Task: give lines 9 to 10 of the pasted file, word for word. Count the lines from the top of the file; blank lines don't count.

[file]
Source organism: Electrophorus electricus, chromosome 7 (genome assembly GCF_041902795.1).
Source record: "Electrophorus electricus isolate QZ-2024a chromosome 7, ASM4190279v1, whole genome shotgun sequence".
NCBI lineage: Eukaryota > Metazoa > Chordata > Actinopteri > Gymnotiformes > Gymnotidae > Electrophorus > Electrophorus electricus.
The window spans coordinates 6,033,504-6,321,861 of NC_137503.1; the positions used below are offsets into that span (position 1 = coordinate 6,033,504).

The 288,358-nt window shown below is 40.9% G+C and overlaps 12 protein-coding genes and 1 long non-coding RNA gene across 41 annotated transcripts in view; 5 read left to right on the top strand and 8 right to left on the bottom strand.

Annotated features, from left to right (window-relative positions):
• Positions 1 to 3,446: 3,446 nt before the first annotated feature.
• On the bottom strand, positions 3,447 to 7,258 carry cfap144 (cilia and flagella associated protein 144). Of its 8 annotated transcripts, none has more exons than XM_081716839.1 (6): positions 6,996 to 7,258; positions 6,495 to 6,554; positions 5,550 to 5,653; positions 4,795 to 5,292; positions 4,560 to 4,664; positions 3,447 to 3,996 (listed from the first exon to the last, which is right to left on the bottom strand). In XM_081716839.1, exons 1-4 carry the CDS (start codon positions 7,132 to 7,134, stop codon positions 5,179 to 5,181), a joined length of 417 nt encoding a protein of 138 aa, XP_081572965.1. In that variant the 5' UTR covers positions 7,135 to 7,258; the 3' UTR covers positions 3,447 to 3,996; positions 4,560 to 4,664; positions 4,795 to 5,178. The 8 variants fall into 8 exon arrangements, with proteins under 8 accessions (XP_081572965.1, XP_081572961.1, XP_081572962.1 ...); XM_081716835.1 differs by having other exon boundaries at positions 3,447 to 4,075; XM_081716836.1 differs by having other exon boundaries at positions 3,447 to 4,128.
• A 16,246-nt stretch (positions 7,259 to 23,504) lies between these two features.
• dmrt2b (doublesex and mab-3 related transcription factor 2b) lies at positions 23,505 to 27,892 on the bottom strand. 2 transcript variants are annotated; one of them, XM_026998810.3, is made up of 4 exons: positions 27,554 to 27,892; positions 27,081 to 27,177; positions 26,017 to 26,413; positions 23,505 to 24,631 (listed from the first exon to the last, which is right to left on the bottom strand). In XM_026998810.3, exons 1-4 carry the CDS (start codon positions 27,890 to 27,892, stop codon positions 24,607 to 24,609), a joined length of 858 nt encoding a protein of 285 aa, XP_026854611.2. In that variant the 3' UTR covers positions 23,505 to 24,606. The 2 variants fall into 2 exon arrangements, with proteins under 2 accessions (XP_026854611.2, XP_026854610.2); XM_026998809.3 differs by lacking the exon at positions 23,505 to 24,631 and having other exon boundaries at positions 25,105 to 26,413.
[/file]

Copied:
• A 16,246-nt stretch (positions 7,259 to 23,504) lies between these two features.
• dmrt2b (doublesex and mab-3 related transcription factor 2b) lies at positions 23,505 to 27,892 on the bottom strand. 2 transcript variants are annotated; one of them, XM_026998810.3, is made up of 4 exons: positions 27,554 to 27,892; positions 27,081 to 27,177; positions 26,017 to 26,413; positions 23,505 to 24,631 (listed from the first exon to the last, which is right to left on the bottom strand). In XM_026998810.3, exons 1-4 carry the CDS (start codon positions 27,890 to 27,892, stop codon positions 24,607 to 24,609), a joined length of 858 nt encoding a protein of 285 aa, XP_026854611.2. In that variant the 3' UTR covers positions 23,505 to 24,606. The 2 variants fall into 2 exon arrangements, with proteins under 2 accessions (XP_026854611.2, XP_026854610.2); XM_026998809.3 differs by lacking the exon at positions 23,505 to 24,631 and having other exon boundaries at positions 25,105 to 26,413.